By Andrew Staub | PA Independent
HARRISBURG, Pa. — It hasn’t taken long for new state Sen. Scott Wagner to make waves in the Pennsylvania Capitol.
WAGNER: State Sen. Scott Wagner might be new to Harrisburg, but he’s wasted no time making waves.
It hasn’t even been a month since the York County Republican took his oath of office after winning a special election in March. Wagner has pledged that he will not accept a state pension or per diem benefits.
And now, he announced his intentions to introduce a resolution condemning the practice of hanging portraits of former lawmakers who’ve been convicted of felonies.
“Act 140 of 1978 requires state lawmakers convicted of certain felonies to forfeit their pension benefit, yet we honor some of these same individuals with portraits in our state Capitol,” Wagner wrote in co-sponsorship memo. “While I recognize that many of these individuals have played critical roles in our Commonwealth’s history and it is impractical to leave them out of that history, I believe that to revere them with portraits is a line that we should not cross.”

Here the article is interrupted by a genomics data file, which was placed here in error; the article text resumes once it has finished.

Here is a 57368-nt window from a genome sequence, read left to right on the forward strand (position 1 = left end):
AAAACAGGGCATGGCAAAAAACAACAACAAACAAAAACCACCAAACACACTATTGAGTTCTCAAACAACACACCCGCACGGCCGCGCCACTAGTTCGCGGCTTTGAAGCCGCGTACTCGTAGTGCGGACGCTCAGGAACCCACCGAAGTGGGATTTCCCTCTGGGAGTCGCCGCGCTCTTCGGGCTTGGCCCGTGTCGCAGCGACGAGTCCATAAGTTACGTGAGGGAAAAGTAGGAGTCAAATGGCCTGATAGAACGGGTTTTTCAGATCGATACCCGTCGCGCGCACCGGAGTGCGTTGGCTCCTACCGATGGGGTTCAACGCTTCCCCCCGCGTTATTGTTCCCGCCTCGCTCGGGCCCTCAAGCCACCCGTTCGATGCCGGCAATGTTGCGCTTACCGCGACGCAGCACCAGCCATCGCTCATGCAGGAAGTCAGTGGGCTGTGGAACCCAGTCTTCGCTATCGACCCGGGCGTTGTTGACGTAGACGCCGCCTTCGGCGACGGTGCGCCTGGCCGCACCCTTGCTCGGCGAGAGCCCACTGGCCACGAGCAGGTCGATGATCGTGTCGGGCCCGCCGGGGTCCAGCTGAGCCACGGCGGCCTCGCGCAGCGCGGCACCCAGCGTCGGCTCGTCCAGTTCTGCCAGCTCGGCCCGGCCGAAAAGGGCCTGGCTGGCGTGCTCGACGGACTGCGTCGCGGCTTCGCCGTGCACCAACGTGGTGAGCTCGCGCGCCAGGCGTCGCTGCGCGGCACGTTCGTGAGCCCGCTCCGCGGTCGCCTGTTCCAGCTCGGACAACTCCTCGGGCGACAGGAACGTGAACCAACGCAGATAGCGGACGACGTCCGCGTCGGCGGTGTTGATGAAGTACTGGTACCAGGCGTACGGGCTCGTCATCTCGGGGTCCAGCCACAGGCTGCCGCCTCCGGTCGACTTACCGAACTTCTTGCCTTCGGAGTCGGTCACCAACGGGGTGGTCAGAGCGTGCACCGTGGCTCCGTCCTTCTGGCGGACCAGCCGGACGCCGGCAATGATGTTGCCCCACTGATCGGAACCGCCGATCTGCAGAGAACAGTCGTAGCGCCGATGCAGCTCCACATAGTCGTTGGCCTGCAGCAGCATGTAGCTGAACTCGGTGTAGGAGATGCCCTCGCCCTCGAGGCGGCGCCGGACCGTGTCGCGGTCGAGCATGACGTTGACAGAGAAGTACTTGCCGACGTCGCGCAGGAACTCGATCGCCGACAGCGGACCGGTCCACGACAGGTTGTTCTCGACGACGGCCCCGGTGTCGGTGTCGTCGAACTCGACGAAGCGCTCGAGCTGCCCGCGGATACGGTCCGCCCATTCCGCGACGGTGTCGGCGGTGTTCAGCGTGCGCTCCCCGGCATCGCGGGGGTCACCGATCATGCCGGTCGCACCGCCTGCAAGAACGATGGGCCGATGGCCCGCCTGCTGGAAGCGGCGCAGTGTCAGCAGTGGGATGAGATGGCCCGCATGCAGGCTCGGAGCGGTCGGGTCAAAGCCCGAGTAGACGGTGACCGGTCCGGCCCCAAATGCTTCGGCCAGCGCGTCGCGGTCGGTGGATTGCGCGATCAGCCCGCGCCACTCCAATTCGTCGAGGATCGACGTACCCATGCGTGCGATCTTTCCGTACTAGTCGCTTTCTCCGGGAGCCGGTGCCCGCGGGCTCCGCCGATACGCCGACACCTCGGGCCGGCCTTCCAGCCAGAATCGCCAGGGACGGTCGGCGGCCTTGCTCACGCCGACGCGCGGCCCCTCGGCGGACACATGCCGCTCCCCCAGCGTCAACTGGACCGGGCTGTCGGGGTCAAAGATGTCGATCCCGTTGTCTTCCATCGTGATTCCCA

Visitors touring the Capitol don’t have to look hard to find the portraits honoring the disgraced officials.
An image of former state Sen. Robert Mellow still graces the Capitol, even after he pleaded guilty to using public resources for campaign purposes. And on the House side, there’s former Speaker John Perzel, who also spent time in prison for similar offenses.
Wagner’s resolution would call for an end to the practice in the state Senate and encourage the House to follow suit.
Given Wagner’s campaign promises to shake up Harrisburg, his actions haven’t been surprising. That message resonated with voters, leading Wagner to beat fellow Republican and state Rep. Ron Miller and Democratic nominee Linda Small in a contentious race to fill a seat left vacant by former state Sen. Mike Waugh’s retirement.
Andrew Staub is a reporter for PA Independent and can be reached at Andrew@PAIndependent.com. Follow @PAIndependent on Twitter for more.